It’s been a long and winding road for GM and Chrysler. But according to investment advisor and blogger par excellence Barry Ritholtz, overripe pensions and undercooked cars aren’t the only reasons taxpayers are now paying up for the carmakers’ bankruptcy filings. In his new book, Bailout Nation, Ritholtz traces our save-the-system syndrome to the bailout first of Lockheed in 1971 and then to the 1980 rescue of Chrysler.
Once, going broke was a sign of health. It was the Tao of capitalism. The excesses of the unwise, the unlucky and the imprudent would be wrung out from the system clearing the way for the wiser, luckier and more prudent — presumably to create more jobs and wealth. But somewhere along the line, Uncle Sam lost the will to tolerate failure. Fear crept into the system, corroding the economic backbone of capitalism.
Ritholtz slams the lack of fortitude. Further, he argues the Administration response to the economic misery today is not comparable in substance to the New Deal, which he says focused on saving the economy and industries — not individual companies. The difference in responses then and now is the difference between addressing the Achilles heel of an economy (we need steel and rubber in wartime) and corporate hubris (whoops, shouldn’t have called those securities triple-A).
Lockheed was the watershed moment, Ritholtz writes. The defense contractor had dramatically underbid competitors for government work and then began barreling toward bankruptcy. Uncle Sam agreed to provide a $250 million loan guarantee. It was the beginning of the end, Ritholtz says. Next up, the Chrysler rescue, which involved six times as much in government-backed loans and another $2 billion in “commitments or concessions from ‘its own owners, stockholders, administrators, employees, dealers, suppliers, foreign and domestic financial institutions, and by State and local governments.'”
In theory, 200,000 jobs were saved. And in the end, recalls Jonathan Reiss of Analytical Synthesis, the government made money on the warrants issued in the deal. (And Chrysler, flush in the early 1990s, bought former chairman Lee Iaccoca a seven-figure house.) But the gains have been ephemeral, Ritholtz argues and the price we pay now much, much worse. $50 billion in loans to GM (which said in the bankruptcy filing today that it owes $172.8 billion and has assets of $82.3 billion). Crushing employment losses. From 1979 to now UAW membership has plunged from a peak 1.5 million to less than half a million today. The NYTimes reports that since the start of this recession, auto manufacturing has lost 289,000 jobs out of 1.6 million — an 18% drop. More layoffs are likely; factories this summer are slated to be idle for two months instead of the more typical two weeks. The economy in the Middle West has been flattened (amazing graphic). The pain goes on and on.
For a moment, Ritholtz imagines a parallel universe: Zoom back to 1980. Chrysler flirts with going broke. Only this time, Uncle Sam lets Chrysler fail. The company files not to reorganize, but to liquidate. Chapter 7. Ritholtz postulates:
The sight of Chrysler in flames may very well have sent paroxysms of fear into the senior management of General Motors and Ford. All three companies had been engaged in long, slow declines, but the baby boomer generation’s growth and consumption habits had masked the decline somewhat. Sure, the Big Three were selling more and more vehicles each year, but they were losing market share; their slice of the expanding pie was shrinking…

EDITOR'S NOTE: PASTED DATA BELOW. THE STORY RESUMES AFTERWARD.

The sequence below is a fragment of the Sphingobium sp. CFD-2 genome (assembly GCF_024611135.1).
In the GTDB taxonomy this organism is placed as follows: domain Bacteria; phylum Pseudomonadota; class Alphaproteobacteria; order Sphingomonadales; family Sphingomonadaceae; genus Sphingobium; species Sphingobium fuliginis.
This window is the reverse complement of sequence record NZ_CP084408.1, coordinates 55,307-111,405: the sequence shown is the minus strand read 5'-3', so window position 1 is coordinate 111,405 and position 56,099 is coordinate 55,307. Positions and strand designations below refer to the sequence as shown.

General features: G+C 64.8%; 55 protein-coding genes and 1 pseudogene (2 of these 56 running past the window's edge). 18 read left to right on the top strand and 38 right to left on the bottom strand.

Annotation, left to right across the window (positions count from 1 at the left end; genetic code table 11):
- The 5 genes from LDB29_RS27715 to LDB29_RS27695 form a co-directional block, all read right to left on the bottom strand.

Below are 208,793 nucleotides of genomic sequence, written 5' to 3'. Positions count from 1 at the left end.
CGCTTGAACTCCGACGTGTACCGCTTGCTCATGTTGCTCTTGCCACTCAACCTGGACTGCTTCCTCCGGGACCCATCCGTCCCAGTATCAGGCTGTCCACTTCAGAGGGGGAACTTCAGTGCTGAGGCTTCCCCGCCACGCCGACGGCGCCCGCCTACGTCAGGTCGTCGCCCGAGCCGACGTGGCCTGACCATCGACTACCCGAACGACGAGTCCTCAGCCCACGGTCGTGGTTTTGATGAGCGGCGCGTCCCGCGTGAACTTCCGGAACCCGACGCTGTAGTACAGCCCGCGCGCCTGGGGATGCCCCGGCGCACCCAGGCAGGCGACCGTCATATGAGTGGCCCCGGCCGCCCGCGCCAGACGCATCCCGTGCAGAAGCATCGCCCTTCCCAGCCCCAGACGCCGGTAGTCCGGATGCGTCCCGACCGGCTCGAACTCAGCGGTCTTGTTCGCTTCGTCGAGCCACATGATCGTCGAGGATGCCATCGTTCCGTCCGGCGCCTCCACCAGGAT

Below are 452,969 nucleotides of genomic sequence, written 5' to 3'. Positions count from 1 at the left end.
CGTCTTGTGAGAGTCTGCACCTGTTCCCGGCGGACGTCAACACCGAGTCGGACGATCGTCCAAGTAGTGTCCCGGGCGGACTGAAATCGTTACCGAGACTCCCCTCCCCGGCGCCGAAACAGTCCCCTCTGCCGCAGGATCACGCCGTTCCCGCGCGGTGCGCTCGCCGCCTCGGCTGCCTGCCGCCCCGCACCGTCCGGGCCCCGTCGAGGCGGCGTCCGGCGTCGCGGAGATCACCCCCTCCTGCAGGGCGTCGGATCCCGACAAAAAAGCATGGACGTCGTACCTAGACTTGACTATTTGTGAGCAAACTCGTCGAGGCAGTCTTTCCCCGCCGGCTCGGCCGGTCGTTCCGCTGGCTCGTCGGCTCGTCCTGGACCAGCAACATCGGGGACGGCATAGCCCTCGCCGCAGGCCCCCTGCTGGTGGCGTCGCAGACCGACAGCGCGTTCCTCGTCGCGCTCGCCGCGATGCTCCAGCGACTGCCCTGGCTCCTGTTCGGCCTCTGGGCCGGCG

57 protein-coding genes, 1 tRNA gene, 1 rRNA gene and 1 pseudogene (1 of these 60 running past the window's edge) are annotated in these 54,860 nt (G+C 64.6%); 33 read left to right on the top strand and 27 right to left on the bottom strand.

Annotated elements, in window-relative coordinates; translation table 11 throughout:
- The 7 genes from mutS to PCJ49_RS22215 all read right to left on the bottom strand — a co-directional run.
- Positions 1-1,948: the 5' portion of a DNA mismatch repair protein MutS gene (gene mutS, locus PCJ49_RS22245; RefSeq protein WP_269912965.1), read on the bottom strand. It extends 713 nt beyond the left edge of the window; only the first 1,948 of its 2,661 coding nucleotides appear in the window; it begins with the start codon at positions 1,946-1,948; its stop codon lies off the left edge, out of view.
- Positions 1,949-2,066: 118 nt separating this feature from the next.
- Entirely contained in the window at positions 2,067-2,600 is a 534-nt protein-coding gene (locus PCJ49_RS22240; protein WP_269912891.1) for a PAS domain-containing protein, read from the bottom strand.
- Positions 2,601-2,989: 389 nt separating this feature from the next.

Had senior management been forced to confront one of the Big Three actually going under, it would have served as a wake-up call to the (all too many layers of) management of the remaining two companies.
What happened instead was a failure of imagination at Ford and GM. Instead of causing introspection and contemplation, there was snickering and gloating.
Bailout Nation, by Barry Ritholtz (Wiley)
Imagine, Ritholtz continues: What if smart, tenacious entrepreneurs had picked up the pieces of Chrysler in a liquidation, perhaps the US auto industry would be more competitive today. Hard to know. But one thing is clear: The incentives put in place with Lockheed and then Chrysler have become embedded in our economy and we are the no better for it. We fear failure when the ability to fail without bringing down the economy should be the hallmark of capitalism. Think AIG. Citicorp. And now GM and Chrysler. We are betting the US Treasury on cars, financial institutions and anything else we fear will weaken our economy, giving a license to these very same people to make mistakes that create systemic threats. We are betting the futures of the next generations on our fear of the present. We are putting our relationships with major investors on the line.
Late last night I happened to tune into Twitter to check on the bankruptcy buzz. David Buffalo (@IRON100) was sharing songs form 1980, a tribute I had assumed to the first auto bailout. It wasn’t but after I pointed out the coincidence between his musical musings and my assumptions, Buffalo shot back: Yes, that’s when interest rates were at historic highs. It was a chilling reminder. As Treasury pumps out money to save us today, the prospect of a worthless dollar and double-digit interest rates looms. Fifty billion is the price today for GM. In the coming years, it may seem laughably understated in the cost to our economic integrity.
Treasury, the Federal Reserve — they say they can handle their bloated balance sheets and wary investors. But the incentives government has cemented to socialize the downside of risk are likely to weigh on us for generations. The corporate bailouts are just bad karma.
Image via Wikipedia